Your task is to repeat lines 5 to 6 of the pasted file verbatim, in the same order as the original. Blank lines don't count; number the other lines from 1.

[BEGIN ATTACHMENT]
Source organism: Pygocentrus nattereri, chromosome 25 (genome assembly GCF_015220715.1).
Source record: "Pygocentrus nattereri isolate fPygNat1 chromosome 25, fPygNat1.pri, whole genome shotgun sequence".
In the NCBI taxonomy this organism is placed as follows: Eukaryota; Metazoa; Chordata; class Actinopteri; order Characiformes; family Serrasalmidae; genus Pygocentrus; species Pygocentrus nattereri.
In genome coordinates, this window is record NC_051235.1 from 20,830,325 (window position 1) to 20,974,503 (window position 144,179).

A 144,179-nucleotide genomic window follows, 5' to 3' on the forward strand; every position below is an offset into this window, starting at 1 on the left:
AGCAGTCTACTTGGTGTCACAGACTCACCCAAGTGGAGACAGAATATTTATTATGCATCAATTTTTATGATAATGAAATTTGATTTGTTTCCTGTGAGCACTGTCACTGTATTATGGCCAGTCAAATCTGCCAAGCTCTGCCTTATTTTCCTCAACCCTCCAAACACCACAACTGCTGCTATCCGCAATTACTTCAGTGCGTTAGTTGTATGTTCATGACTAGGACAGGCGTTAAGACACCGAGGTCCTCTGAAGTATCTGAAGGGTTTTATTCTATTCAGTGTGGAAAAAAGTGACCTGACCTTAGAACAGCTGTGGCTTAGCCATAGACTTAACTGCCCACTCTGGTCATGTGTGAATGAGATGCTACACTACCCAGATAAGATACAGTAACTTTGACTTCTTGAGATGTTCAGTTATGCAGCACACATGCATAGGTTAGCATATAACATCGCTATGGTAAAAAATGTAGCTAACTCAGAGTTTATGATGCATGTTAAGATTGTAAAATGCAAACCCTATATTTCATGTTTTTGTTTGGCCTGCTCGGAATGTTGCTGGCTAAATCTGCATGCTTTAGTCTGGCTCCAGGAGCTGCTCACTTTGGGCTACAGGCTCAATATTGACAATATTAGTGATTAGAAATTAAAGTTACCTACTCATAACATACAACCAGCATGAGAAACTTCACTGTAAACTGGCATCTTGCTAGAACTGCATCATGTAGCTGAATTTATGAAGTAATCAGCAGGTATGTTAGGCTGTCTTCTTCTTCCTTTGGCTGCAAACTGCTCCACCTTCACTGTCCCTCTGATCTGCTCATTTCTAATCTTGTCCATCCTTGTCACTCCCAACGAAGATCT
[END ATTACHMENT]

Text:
A 144,179-nucleotide genomic window follows, 5' to 3' on the forward strand; every position below is an offset into this window, starting at 1 on the left:
AGCAGTCTACTTGGTGTCACAGACTCACCCAAGTGGAGACAGAATATTTATTATGCATCAATTTTTATGATAATGAAATTTGATTTGTTTCCTGTGAGCACTGTCACTGTATTATGGCCAGTCAAATCTGCCAAGCTCTGCCTTATTTTCCTCAACCCTCCAAACACCACAACTGCTGCTATCCGCAATTACTTCAGTGCGTTAGTTGTATGTTCATGACTAGGACAGGCGTTAAGACACCGAGGTCCTCTGAAGTATCTGAAGGGTTTTATTCTATTCAGTGTGGAAAAAAGTGACCTGACCTTAGAACAGCTGTGGCTTAGCCATAGACTTAACTGCCCACTCTGGTCATGTGTGAATGAGATGCTACACTACCCAGATAAGATACAGTAACTTTGACTTCTTGAGATGTTCAGTTATGCAGCACACATGCATAGGTTAGCATATAACATCGCTATGGTAAAAAATGTAGCTAACTCAGAGTTTATGATGCATGTTAAGATTGTAAAATGCAAACCCTATATTTCATGTTTTTGTTTGGCCTGCTCGGAATGTTGCTGGCTAAATCTGCATGCTTTAGTCTGGCTCCAGGAGCTGCTCACTTTGGGCTACAGGCTCAATATTGACAATATTAGTGATTAGAAATTAAAGTTACCTACTCATAACATACAACCAGCATGAGAAACTTCACTGTAAACTGGCATCTTGCTAGAACTGCATCATGTAGCTGAATTTATGAAGTAATCAGCAGGTATGTTAGGCTGTCTTCTTCTTCCTTTGGCTGCAAACTGCTCCACCTTCACTGTCCCTCTGATCTGCTCATTTCTAATCTTGTCCATCCTTGTCACTCCCAACGAAGATCT